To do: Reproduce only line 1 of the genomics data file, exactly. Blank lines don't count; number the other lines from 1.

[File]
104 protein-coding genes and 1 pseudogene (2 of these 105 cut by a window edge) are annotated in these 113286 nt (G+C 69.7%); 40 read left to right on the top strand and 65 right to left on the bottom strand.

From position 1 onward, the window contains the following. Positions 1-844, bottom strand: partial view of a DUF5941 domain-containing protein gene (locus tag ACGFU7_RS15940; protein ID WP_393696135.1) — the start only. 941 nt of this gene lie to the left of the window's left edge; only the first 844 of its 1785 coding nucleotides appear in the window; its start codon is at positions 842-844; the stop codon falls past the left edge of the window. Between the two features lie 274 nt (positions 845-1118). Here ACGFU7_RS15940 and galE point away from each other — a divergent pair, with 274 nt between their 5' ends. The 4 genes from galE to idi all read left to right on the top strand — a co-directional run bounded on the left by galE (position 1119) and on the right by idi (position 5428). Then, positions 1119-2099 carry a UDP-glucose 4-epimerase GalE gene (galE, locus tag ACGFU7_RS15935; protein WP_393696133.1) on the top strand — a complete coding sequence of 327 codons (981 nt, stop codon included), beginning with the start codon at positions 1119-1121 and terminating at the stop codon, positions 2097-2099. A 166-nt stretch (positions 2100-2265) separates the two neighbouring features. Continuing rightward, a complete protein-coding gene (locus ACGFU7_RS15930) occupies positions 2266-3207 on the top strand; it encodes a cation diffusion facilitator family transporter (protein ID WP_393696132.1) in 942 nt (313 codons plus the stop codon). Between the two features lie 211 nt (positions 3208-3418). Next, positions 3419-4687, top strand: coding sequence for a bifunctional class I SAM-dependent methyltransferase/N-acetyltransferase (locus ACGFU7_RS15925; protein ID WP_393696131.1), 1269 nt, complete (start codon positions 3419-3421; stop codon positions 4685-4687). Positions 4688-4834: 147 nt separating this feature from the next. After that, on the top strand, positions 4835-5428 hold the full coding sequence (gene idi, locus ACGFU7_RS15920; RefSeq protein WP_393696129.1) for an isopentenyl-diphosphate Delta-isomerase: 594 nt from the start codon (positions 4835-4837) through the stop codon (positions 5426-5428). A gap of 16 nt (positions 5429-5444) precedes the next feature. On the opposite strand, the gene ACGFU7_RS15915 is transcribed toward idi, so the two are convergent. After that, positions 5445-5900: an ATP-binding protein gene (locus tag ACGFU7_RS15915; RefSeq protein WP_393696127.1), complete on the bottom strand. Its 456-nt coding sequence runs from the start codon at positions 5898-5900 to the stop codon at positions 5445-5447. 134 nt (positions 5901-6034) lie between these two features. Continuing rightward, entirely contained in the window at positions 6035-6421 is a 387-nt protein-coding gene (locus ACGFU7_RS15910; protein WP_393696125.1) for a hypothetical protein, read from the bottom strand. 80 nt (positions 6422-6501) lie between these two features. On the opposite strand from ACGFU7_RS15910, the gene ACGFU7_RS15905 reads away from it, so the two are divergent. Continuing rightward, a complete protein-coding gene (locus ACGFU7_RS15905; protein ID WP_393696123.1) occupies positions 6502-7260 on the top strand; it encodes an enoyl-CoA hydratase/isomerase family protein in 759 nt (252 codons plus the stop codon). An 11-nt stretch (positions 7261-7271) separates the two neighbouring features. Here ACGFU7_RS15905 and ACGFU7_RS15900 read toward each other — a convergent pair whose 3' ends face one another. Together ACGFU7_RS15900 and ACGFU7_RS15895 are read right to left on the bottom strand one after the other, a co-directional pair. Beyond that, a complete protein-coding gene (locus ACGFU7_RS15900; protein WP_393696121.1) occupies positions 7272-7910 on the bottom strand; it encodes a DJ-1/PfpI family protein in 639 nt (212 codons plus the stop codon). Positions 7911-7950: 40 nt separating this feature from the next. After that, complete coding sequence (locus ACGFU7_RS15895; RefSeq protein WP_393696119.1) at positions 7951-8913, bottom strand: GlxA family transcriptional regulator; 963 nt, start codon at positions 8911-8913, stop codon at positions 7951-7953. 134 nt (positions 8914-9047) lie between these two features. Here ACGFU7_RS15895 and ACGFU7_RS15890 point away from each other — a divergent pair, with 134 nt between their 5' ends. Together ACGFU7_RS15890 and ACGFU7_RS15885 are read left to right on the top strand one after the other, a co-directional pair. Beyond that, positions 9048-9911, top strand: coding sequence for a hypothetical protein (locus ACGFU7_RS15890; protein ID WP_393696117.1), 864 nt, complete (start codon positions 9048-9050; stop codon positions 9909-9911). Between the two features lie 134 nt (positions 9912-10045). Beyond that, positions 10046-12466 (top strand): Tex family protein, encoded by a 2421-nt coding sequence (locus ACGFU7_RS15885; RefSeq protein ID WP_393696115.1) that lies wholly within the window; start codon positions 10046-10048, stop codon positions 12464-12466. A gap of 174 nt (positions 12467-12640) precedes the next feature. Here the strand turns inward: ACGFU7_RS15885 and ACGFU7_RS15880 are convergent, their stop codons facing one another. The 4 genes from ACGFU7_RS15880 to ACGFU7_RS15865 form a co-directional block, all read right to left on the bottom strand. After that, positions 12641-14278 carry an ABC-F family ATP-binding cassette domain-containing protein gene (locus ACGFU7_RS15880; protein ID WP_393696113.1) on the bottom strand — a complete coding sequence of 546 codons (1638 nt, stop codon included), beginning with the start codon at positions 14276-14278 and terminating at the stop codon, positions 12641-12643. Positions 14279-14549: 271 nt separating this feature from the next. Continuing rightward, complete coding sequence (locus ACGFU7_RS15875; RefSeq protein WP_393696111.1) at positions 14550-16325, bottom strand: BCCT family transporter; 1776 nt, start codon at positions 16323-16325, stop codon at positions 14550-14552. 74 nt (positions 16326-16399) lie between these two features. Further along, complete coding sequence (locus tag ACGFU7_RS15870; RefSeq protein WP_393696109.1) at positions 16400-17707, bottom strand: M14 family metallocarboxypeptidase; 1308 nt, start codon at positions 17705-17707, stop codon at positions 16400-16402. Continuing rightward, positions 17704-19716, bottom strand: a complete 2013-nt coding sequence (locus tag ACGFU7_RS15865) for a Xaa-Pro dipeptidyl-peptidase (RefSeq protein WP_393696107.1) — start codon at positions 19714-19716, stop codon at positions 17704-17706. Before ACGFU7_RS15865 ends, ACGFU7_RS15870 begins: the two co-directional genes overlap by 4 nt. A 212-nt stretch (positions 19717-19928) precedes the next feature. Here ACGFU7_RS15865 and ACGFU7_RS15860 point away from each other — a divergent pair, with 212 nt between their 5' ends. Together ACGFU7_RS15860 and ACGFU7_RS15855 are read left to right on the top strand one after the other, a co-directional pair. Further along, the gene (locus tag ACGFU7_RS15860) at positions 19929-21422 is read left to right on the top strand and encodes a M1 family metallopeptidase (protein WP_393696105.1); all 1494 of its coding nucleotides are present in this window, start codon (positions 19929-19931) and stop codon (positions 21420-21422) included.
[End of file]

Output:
104 protein-coding genes and 1 pseudogene (2 of these 105 cut by a window edge) are annotated in these 113286 nt (G+C 69.7%); 40 read left to right on the top strand and 65 right to left on the bottom strand.